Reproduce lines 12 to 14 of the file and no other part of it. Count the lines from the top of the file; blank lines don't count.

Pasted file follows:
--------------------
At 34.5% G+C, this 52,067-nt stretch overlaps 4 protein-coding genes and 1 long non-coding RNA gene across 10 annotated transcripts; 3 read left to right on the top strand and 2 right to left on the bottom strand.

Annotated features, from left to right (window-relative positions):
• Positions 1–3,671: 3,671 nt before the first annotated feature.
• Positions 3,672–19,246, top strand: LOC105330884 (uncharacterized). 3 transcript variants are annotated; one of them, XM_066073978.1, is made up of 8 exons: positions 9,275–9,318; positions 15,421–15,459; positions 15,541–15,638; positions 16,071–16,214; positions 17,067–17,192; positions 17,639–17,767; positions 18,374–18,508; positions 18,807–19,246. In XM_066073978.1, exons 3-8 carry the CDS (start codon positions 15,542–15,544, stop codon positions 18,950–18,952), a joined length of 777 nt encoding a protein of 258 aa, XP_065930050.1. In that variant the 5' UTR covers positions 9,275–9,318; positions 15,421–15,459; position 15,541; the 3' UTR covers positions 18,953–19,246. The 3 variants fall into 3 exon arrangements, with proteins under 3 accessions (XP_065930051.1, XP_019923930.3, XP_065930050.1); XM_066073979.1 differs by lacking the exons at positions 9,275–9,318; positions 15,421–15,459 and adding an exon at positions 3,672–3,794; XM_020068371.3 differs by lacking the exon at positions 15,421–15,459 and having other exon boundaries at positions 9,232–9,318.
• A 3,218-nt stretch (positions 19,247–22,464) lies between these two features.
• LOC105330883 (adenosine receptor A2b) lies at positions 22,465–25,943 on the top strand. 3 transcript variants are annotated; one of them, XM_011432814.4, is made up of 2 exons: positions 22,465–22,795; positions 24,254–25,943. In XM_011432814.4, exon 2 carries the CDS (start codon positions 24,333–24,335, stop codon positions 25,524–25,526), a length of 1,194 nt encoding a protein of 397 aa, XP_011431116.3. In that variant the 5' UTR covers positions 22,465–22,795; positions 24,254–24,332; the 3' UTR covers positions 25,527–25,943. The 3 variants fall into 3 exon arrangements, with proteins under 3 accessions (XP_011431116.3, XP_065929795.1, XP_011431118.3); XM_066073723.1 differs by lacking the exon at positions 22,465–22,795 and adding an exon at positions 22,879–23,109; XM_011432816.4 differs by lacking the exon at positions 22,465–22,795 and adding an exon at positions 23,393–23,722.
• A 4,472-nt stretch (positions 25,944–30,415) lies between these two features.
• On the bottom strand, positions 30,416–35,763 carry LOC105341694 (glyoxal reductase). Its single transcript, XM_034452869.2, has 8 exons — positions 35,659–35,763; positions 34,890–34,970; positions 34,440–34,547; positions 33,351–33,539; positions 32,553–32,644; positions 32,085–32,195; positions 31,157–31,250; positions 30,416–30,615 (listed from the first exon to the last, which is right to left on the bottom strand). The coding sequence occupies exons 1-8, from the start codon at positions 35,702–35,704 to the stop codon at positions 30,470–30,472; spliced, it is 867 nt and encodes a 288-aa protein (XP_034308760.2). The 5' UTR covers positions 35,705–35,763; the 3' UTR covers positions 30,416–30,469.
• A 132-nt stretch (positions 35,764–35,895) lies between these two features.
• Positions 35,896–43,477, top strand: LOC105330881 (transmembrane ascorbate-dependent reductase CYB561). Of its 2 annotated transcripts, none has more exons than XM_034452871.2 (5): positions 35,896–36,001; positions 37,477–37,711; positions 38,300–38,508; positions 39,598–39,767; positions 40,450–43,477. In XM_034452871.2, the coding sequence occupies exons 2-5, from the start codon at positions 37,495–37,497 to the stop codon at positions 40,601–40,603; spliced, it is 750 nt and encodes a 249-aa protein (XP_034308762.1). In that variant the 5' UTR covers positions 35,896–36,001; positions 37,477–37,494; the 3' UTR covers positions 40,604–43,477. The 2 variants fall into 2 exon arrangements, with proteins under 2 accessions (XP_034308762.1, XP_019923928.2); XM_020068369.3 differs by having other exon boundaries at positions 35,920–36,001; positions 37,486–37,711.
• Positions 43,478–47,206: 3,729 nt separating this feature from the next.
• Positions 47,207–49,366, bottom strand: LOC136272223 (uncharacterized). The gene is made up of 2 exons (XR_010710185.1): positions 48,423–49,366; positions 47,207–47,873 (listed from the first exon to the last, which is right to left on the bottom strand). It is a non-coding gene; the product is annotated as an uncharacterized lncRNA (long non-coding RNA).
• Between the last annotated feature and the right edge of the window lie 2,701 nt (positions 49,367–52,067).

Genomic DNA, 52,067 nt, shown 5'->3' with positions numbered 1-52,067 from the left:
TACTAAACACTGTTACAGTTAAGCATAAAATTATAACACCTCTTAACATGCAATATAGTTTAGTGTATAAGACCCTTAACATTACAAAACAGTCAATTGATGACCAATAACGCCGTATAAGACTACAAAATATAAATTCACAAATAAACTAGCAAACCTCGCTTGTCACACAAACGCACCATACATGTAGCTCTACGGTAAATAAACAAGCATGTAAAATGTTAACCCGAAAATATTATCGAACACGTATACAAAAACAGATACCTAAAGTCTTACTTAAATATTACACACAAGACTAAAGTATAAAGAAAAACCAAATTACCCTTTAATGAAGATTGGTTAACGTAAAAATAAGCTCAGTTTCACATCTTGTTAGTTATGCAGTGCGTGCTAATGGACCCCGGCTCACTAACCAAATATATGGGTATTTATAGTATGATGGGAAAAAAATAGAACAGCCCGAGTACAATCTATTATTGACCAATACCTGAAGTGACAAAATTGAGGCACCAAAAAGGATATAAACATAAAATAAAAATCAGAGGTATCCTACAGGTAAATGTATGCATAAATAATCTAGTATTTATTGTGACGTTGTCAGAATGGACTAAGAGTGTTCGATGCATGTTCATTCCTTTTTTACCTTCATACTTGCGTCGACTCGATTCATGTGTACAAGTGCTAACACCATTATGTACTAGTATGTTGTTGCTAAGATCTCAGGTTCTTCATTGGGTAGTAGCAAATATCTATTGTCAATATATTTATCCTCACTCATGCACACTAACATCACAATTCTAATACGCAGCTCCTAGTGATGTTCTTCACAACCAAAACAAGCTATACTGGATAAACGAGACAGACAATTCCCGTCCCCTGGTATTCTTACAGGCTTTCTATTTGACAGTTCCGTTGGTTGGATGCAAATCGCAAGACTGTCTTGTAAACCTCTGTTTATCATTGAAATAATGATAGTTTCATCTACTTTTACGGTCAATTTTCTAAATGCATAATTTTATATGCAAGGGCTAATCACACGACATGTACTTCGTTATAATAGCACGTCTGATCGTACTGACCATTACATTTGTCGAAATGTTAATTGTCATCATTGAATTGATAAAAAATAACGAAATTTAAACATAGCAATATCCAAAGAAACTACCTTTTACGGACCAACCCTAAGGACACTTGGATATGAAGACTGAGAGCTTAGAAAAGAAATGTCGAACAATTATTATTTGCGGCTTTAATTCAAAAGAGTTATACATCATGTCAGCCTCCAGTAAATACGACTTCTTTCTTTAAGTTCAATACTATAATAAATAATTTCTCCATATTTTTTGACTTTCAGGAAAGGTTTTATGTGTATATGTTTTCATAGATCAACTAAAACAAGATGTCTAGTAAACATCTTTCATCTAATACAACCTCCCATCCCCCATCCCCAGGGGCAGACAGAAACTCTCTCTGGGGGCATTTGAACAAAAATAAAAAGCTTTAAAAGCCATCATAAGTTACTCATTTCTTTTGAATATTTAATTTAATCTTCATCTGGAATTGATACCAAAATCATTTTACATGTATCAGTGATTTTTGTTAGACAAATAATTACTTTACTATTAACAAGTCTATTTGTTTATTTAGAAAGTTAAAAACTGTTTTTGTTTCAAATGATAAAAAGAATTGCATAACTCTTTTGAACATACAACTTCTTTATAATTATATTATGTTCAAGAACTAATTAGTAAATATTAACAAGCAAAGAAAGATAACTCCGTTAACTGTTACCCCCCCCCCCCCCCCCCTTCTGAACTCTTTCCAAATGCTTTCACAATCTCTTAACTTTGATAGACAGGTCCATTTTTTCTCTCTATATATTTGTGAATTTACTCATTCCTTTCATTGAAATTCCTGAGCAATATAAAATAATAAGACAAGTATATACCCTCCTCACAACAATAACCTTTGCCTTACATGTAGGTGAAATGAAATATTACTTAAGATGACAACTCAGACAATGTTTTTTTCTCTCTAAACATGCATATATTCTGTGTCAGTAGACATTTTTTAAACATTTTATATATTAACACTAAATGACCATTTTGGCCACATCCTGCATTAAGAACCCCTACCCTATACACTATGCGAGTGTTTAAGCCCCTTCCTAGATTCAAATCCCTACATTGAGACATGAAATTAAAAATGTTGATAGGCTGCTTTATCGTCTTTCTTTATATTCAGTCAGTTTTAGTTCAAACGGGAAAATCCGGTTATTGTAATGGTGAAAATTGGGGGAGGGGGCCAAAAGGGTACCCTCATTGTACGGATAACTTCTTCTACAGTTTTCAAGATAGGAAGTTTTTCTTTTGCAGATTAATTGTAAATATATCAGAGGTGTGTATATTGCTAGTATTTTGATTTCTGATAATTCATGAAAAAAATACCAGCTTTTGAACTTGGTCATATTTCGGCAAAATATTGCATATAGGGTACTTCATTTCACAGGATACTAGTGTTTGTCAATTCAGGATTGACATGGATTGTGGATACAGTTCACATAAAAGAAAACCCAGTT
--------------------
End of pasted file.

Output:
• Positions 47,207–49,366, bottom strand: LOC136272223 (uncharacterized). The gene is made up of 2 exons (XR_010710185.1): positions 48,423–49,366; positions 47,207–47,873 (listed from the first exon to the last, which is right to left on the bottom strand). It is a non-coding gene; the product is annotated as an uncharacterized lncRNA (long non-coding RNA).
• Between the last annotated feature and the right edge of the window lie 2,701 nt (positions 49,367–52,067).

Genomic DNA, 52,067 nt, shown 5'->3' with positions numbered 1-52,067 from the left: